Things That Matter

More Than 30,000 Bodies Are Filling Up Mexico’s Morgues And Nobody Is Coming To Claim Them, This Is Why

It’s no secret that Mexico has been battling increased violence across the corners of the country. From the drug war that started in 2006 to the narcos fighting it out for territory near the US-Mexico border, violence has hit Mexico hard. In fact, 2019 is on pace to be the nation’s most violent year yet with more than 14,600 homicides in the first half of the year.

All of this violence has left the nation’s morgues full of unidentified and unclaimed bodies.

The problem has become so grave that the National Human Rights Commission issued a report on the thousands of unclaimed bodies.

There are more than 30,000 unclaimed and unidentified bodies as well as an unknown number of skeletal remains in Mexico’s morgues, the National Human Rights Commission (CNDH) said on Thursday.

There is “a crisis in the area of forensic identification,” the commission said, because morgues lack the resources, staff and equipment to properly examine the bodies they receive.

Federal human rights undersecretary Alejandro Encinas said in February that Mexico is an “enormous hidden grave.” 

The CNDH said that albums of photographs should be compiled when hidden graves are excavated in order to document clothing and other items that could aid in the identification of bodies.

High homicide numbers during the past decade have contributed to the accumulation of the huge number of corpses.

Many were found in hidden graves used by criminal organizations to dispose of the bodies of their victims.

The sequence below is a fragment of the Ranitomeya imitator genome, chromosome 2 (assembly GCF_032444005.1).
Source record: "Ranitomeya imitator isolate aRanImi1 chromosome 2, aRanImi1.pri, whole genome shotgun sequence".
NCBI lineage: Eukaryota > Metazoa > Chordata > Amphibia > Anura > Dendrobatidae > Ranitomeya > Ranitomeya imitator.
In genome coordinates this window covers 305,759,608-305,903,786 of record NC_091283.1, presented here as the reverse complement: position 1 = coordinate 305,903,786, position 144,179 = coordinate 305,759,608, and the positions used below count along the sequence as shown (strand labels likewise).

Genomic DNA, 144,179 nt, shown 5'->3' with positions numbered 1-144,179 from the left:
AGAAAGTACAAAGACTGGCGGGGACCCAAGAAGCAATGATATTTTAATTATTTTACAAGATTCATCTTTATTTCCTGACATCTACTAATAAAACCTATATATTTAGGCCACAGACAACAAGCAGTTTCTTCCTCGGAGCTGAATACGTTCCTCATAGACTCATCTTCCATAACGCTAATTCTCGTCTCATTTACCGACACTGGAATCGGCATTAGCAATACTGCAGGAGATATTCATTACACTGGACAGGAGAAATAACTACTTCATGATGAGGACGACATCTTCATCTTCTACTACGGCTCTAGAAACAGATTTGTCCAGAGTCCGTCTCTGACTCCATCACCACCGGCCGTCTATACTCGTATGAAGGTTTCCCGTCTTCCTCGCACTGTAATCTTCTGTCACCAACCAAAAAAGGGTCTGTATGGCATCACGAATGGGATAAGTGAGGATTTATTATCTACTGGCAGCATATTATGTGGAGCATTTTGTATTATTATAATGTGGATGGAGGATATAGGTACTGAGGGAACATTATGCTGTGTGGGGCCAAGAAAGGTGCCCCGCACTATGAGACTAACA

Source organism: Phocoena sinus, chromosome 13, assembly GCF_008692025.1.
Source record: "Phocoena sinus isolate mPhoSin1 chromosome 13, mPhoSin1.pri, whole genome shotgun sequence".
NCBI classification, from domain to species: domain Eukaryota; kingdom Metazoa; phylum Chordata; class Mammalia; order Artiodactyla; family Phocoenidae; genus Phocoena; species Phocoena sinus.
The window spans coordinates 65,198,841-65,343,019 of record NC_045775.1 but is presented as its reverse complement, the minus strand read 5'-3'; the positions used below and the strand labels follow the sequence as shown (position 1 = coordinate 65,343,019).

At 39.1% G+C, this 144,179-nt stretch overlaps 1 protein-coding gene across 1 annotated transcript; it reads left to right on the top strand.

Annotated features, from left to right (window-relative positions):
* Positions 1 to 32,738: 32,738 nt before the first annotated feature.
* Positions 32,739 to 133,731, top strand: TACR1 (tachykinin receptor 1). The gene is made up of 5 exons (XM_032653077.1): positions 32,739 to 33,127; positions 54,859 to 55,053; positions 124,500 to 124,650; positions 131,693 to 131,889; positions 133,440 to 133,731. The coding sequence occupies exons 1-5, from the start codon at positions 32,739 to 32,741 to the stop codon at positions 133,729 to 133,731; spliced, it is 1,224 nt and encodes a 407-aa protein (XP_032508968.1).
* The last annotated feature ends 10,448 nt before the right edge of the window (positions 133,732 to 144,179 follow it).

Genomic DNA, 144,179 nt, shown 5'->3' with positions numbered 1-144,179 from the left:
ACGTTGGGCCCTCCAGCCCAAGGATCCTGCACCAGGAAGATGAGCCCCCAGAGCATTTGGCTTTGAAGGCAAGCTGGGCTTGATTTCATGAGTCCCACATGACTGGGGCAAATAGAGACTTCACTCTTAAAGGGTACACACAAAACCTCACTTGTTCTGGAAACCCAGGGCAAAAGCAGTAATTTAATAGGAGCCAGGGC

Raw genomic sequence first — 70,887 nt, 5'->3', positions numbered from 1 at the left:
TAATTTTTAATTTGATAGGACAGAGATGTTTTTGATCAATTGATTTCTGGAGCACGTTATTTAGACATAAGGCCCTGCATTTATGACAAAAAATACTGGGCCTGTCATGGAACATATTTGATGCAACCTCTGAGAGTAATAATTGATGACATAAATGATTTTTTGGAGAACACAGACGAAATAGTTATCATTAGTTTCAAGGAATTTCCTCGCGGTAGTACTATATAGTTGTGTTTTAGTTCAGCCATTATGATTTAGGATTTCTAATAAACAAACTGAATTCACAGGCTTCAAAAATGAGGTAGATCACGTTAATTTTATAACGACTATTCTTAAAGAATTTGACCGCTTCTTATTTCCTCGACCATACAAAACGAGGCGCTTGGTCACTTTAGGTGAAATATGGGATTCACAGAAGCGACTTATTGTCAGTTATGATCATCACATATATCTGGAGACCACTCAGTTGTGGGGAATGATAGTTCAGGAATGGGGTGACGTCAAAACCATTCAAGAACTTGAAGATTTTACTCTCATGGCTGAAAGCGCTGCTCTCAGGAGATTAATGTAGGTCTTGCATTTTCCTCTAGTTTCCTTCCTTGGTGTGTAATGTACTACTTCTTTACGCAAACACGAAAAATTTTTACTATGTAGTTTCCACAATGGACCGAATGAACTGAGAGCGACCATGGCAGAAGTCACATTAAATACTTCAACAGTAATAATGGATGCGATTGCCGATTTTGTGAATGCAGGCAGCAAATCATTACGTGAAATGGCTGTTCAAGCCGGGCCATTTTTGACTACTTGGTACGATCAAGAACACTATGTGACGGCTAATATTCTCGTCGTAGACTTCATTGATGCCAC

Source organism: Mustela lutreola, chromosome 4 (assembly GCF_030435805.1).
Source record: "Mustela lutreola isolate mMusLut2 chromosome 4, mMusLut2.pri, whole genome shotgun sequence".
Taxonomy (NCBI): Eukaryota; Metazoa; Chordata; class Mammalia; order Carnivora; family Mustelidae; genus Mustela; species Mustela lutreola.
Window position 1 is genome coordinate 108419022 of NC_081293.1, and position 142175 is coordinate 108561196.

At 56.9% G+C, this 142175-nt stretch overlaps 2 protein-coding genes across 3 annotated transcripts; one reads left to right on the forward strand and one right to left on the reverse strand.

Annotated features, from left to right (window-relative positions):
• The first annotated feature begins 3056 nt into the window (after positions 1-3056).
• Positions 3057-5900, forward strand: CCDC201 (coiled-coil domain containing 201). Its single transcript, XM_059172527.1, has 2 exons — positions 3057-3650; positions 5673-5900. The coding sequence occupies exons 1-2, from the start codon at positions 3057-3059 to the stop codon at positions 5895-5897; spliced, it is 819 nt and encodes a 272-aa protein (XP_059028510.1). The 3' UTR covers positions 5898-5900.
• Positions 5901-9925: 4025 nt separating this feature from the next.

The Guadalajara morgue has left some unidentified bodies to decompose for as long as two years before autopsies were carried out. Others have buried corpses in common graves but some have faced criticism because they didn’t collect tissue samples first.

Overcrowding at morgues has forced authorities in several cities to use refrigerated trailer containers to store unidentified bodies.

Credit: Mexico News Daily

One trailer containing 157 bodies was left on a property on the outskirts of Guadalajara, Jalisco, last year, drawing the ire of local residents who complained of fetid odors. The state’s forensics chief was fired by then governor Jorge Sandoval Díaz over the case.

Adriana Michelle Álvarez Orozco, a 16-year-old who disappeared in Jalisco in November 2017, was left in the Lagos de Moreno morgue in Jalisco for almost two years without being identified.

Family members searched for the girl since her disappearance but had no luck finding her until October 12 when a woman, the mother of one of Álvarez’s friends, recognized her in a photo held by Jalisco authorities. The girl’s mother was notified and finally able to recover her body.

While a recent mass grave was found near the popular tourist destination of Puerto Peñasco.

Credit: Agencia Ministerial Investigación Criminal

A total of 42 bodies and skeletons have been pulled from a burial pit in the Mexican desert near the Gulf of California beach town of Puerto Penasco, known to U.S. tourists as Rocky Point.

The Sonora state prosecutor’s office says the clandestine pit yielded a dozen bodies last week, but digging over the weekend found another 30 sets of remains, almost all complete skeletons. The skeletons still had some clothing on them, and items of clothing suggest two may be women.